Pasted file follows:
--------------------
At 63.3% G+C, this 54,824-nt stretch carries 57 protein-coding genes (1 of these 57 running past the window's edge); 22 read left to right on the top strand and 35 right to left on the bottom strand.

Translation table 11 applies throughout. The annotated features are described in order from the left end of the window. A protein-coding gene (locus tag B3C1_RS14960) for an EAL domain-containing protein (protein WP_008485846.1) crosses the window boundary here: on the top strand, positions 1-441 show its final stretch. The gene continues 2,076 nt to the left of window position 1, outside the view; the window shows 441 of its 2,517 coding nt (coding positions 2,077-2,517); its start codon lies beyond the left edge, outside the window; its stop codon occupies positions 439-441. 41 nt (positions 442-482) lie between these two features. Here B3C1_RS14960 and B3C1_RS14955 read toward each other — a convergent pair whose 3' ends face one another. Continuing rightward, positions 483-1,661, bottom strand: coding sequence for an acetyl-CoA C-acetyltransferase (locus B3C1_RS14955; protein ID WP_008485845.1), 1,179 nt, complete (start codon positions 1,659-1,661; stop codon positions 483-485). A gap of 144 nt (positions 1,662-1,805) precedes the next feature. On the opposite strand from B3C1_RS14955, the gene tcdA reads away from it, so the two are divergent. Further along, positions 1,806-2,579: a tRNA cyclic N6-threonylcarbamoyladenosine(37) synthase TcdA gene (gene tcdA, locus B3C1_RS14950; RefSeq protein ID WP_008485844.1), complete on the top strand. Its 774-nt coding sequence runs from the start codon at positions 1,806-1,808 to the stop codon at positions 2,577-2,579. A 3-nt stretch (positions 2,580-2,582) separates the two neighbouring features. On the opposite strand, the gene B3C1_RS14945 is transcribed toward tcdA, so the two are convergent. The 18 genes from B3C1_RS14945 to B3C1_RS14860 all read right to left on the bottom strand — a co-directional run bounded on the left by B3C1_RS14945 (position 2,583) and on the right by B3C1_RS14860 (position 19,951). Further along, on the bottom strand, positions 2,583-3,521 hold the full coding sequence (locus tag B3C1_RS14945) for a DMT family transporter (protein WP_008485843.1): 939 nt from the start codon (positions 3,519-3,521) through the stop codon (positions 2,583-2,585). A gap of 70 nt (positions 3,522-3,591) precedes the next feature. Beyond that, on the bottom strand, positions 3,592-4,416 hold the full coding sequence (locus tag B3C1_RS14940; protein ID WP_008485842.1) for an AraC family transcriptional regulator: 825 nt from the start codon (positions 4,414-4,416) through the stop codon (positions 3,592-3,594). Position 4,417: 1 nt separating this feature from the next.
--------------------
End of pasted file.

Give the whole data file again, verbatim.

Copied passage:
At 63.3% G+C, this 54,824-nt stretch carries 57 protein-coding genes (1 of these 57 running past the window's edge); 22 read left to right on the top strand and 35 right to left on the bottom strand.

Translation table 11 applies throughout. The annotated features are described in order from the left end of the window. A protein-coding gene (locus tag B3C1_RS14960) for an EAL domain-containing protein (protein WP_008485846.1) crosses the window boundary here: on the top strand, positions 1-441 show its final stretch. The gene continues 2,076 nt to the left of window position 1, outside the view; the window shows 441 of its 2,517 coding nt (coding positions 2,077-2,517); its start codon lies beyond the left edge, outside the window; its stop codon occupies positions 439-441. 41 nt (positions 442-482) lie between these two features. Here B3C1_RS14960 and B3C1_RS14955 read toward each other — a convergent pair whose 3' ends face one another. Continuing rightward, positions 483-1,661, bottom strand: coding sequence for an acetyl-CoA C-acetyltransferase (locus B3C1_RS14955; protein ID WP_008485845.1), 1,179 nt, complete (start codon positions 1,659-1,661; stop codon positions 483-485). A gap of 144 nt (positions 1,662-1,805) precedes the next feature. On the opposite strand from B3C1_RS14955, the gene tcdA reads away from it, so the two are divergent. Further along, positions 1,806-2,579: a tRNA cyclic N6-threonylcarbamoyladenosine(37) synthase TcdA gene (gene tcdA, locus B3C1_RS14950; RefSeq protein ID WP_008485844.1), complete on the top strand. Its 774-nt coding sequence runs from the start codon at positions 1,806-1,808 to the stop codon at positions 2,577-2,579. A 3-nt stretch (positions 2,580-2,582) separates the two neighbouring features. On the opposite strand, the gene B3C1_RS14945 is transcribed toward tcdA, so the two are convergent. The 18 genes from B3C1_RS14945 to B3C1_RS14860 all read right to left on the bottom strand — a co-directional run bounded on the left by B3C1_RS14945 (position 2,583) and on the right by B3C1_RS14860 (position 19,951). Further along, on the bottom strand, positions 2,583-3,521 hold the full coding sequence (locus tag B3C1_RS14945) for a DMT family transporter (protein WP_008485843.1): 939 nt from the start codon (positions 3,519-3,521) through the stop codon (positions 2,583-2,585). A gap of 70 nt (positions 3,522-3,591) precedes the next feature. Beyond that, on the bottom strand, positions 3,592-4,416 hold the full coding sequence (locus tag B3C1_RS14940; protein ID WP_008485842.1) for an AraC family transcriptional regulator: 825 nt from the start codon (positions 4,414-4,416) through the stop codon (positions 3,592-3,594). Position 4,417: 1 nt separating this feature from the next.